Companies – especially those engaged in critical infrastructure – must prepare detailed plans for continued operation following a crisis that diminishes their ability to function. Staffing, physical infrastructure and information systems are at risk in such scenarios.
AEP’s business continuity program is a partnership between our corporate business continuity team, business units and other support organizations. Together, we build plans to allow for an effective recovery effort in the event of a disaster. The plans are designed to minimize business disruptions by decreasing response times, limiting financial impacts and maintaining customer confidence during a business interruption. We employ many types of planning, including:
- Recovery of critical business processes such as staffing, alternate work locations, and essential tasks.
- Recovery of information systems and technologies required to support critical business processes following a disaster.
- Crisis management planning for command, control, coordination and communication as we respond to a crisis, emergency or major disruptive incident that affects AEP locations, staff or stakeholders.
This planning process was critical following a series of underground distribution network disruptions in 2014 that exposed risks to the security and availability of our data and IT infrastructure, and raised our awareness of the need to be ready for new risks in the future. We view business continuity in terms of risk, resiliency and response, and we plan accordingly.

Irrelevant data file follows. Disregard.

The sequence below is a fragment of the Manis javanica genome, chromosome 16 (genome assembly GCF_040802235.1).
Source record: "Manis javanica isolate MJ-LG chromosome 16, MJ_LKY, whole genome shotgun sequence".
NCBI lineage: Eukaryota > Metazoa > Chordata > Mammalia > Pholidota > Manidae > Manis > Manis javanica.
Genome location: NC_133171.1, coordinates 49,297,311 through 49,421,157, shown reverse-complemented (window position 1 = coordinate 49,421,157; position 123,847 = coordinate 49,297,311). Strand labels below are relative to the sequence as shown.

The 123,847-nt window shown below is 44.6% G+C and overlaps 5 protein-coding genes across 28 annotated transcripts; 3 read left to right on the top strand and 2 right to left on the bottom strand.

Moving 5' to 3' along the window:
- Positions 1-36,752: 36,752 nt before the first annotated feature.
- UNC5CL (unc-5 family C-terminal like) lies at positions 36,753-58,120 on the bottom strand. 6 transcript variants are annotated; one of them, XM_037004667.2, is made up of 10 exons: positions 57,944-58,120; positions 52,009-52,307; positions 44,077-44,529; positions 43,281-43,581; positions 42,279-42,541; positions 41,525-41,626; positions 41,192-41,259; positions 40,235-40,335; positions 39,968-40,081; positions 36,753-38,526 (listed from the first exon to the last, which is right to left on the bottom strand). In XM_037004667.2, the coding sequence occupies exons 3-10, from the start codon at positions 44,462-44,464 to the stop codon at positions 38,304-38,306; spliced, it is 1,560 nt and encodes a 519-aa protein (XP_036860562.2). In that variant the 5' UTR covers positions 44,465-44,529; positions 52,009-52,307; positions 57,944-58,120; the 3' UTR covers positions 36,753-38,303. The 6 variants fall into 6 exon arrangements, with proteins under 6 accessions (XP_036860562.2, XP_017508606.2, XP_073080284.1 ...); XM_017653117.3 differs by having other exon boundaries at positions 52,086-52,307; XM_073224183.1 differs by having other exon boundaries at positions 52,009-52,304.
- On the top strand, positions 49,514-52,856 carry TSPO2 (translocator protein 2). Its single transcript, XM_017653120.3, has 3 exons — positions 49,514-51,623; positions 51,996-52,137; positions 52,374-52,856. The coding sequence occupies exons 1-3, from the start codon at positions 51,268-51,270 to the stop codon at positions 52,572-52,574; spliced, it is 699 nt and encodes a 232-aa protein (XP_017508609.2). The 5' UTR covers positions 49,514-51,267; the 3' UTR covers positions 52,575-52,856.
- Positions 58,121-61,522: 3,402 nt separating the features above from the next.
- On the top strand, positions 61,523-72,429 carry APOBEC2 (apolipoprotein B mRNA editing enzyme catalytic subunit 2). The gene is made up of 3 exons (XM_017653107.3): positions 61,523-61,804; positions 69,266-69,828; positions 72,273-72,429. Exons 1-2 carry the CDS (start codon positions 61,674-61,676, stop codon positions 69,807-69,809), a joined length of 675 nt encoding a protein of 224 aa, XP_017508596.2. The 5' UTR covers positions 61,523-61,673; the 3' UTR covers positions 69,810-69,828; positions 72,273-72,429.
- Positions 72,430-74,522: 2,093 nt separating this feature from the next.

In addition to launching a four-year plan to upgrade and enhance AEP’s 16 underground distribution networks, we built a new Tier III data center that came online in 2015. Tier III data centers are important because they do not require shutdowns for equipment replacement and maintenance. In April 2016, AEP was recognized by Data Center Dynamics (DCD) as a winner of the 2016 DCD U.S. & Canada Awards for innovation and leadership in the development of the new data center.
Plans are under way for another data center to reinforce our disaster recovery efforts in the unlikely event that a regional disaster would occur, giving us redundancies that are critical when in recovery mode.